It is true that long-term trends, carefully measured, are better indicators of which variables are responsible for sociological changes. But even then "correlation is not causation" still lurks because we have to account for other possible variables. Education, poverty, and numerous other factors play a role in crime rates; and the smaller the geographic area begin studied, the greater the role they play.

    That said, as a member of the Church, I agree with your assessment. But since we're discussing the issue with people who don't share our beliefs, we have to make sure that our points are based in sound methodology wherever possible. Since members of the LDS Church believe that "the Glory of God is intelligence," we, of all people, should try our best to speak the languages of both faith and science.

  • 1.96 Standard Deviations OREM, UT
    Sept. 27, 2013 9:38 a.m.


    I agree with you. We are literally standing on the greatest amount of evidence (Earth) that there is a God, a supreme creator. How many times did Christ, the Son of God, or his ancient apostles invite those with ears to hear? And those with eyes to see?

    To add to your comment, I also would like to add the scripture in Alma 30:44, "[...] all things denote there is a God; yea, even the earth, and all things that are upon the face of it, yea, and its motion, yea, and also all the planets which move in their regular form do witness that there is a Supreme Creator."

    Even if atheists have trouble believing, maybe they can accept this logic:

    Even if there is a 0.0000001% chance Christ's gospel is true; and Christ's gospel promises that we can be heirs of God and joint-heirs with Christ (Romans 8:17) and inherit all that God has, then 0.0000001% * infinity (all God has) still equals infinity! There is no loss in being a believer in Christ and being faithful to His gospel!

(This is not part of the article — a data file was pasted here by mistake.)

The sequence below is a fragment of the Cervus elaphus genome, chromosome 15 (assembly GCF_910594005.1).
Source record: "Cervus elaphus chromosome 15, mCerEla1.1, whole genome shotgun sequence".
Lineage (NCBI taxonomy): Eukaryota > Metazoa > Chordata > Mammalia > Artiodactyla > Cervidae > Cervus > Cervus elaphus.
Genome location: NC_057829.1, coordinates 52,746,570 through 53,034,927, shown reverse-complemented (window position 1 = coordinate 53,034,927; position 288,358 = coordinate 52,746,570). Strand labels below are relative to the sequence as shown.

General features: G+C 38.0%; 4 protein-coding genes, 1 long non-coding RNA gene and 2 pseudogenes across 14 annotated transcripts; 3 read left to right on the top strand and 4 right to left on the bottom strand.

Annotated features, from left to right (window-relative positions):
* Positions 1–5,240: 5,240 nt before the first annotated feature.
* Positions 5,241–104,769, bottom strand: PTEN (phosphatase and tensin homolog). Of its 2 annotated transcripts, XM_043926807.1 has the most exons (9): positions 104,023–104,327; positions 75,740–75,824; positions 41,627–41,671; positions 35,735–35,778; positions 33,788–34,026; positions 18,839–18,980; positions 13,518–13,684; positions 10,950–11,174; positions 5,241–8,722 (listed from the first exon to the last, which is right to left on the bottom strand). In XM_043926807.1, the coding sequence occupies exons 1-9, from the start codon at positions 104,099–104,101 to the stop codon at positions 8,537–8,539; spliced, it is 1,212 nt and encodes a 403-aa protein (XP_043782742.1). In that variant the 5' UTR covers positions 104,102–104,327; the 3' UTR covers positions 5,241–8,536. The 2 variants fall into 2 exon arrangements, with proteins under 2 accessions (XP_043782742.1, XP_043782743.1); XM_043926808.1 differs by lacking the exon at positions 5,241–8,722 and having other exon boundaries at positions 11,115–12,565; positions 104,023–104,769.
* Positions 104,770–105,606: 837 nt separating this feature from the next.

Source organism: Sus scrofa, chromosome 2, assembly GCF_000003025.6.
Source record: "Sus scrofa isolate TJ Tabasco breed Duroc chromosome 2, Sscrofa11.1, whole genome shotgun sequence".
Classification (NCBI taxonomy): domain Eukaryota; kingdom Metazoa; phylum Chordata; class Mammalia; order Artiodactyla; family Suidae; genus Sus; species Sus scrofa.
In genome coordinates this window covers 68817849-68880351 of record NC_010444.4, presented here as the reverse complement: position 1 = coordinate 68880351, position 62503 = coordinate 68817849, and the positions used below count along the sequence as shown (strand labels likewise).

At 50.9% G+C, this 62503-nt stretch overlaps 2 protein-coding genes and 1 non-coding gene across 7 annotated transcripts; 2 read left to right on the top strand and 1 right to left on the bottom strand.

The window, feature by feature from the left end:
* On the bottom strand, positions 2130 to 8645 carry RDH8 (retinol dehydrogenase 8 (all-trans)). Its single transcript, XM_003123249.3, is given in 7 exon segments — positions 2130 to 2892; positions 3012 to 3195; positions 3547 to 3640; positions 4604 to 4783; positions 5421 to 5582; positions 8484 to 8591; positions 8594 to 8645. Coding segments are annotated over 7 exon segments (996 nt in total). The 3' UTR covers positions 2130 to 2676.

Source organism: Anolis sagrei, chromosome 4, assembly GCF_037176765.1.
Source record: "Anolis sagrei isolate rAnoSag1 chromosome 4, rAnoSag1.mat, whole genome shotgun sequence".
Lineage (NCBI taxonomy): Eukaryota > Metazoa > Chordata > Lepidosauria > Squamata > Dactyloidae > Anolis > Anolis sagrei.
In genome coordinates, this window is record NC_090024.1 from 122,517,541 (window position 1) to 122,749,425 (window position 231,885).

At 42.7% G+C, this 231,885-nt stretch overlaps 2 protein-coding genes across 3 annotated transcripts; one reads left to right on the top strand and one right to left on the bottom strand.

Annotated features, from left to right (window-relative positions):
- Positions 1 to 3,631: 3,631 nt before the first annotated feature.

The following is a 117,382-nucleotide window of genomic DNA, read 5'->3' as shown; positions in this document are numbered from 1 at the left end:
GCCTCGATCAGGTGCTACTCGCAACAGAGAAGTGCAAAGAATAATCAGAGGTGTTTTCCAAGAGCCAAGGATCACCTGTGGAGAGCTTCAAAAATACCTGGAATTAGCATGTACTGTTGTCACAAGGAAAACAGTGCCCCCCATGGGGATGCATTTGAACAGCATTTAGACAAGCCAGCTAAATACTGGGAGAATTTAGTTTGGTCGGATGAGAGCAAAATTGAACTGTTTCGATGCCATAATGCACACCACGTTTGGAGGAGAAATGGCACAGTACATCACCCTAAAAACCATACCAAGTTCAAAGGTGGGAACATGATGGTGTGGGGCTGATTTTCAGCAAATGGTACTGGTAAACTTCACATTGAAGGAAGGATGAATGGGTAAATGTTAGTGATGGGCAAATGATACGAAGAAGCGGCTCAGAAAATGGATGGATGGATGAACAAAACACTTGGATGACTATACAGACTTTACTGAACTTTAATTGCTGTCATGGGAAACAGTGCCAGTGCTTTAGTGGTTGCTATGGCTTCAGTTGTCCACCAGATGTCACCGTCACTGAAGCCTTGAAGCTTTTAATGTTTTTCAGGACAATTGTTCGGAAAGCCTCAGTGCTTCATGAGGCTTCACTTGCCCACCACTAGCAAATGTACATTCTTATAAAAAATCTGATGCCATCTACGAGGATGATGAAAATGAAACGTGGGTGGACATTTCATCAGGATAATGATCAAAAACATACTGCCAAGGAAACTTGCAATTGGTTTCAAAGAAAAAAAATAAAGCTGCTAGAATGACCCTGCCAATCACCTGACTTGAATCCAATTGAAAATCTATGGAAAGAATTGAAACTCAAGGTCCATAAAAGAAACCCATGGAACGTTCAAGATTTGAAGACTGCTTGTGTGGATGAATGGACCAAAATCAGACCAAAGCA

• DesireTruth College Park, MD
    Sept. 27, 2013 9:11 a.m.

    RE: Eternal perspective ... cultural/moral degradation

    I feel like in the church we have this attitude that things have been getting worse (morally &culturally) over time - particularly the last 50-100 years. In some ways I can understand this, in others I don't:

    -Women can now vote, go to college, & hold practically any job they want. Huge pro! Maybe we have a few slightly neglected children because women choose to not be stay-at-home moms, but women (particularly single women with children) now have career options besides prostitution and low-paying jobs that can't provide for a family.

    -Civil rights movement - big pro! It is no longer acceptable to be racist.

    -Acceptance of various lifestyles. The cost of this is that we have more children born out of wedlock and perhaps variations of families that some do not approve of, but I think the pros outweigh the cons. Pros: Single/teen moms are no longer shunned (think Les Mis) and can live a respectable life. Gays and lesbians can (almost) live without fear of being fired or mistreated because of their sexual orientation.

    To me it feels like a world that is more loving, tolerant, & Christlike.

  • EternalPerspective Eldersburg, MD
    Sept. 27, 2013 8:32 a.m.


    From a mathematical perspective, certainly such an observation could be made. But, one can also easily see the effects of "social liberation" trends from the 1960s with themes of self-indulgence and self-gain. The unprecedented excesses of the 1970s and 1980s stand for themselves as but one example of evidence.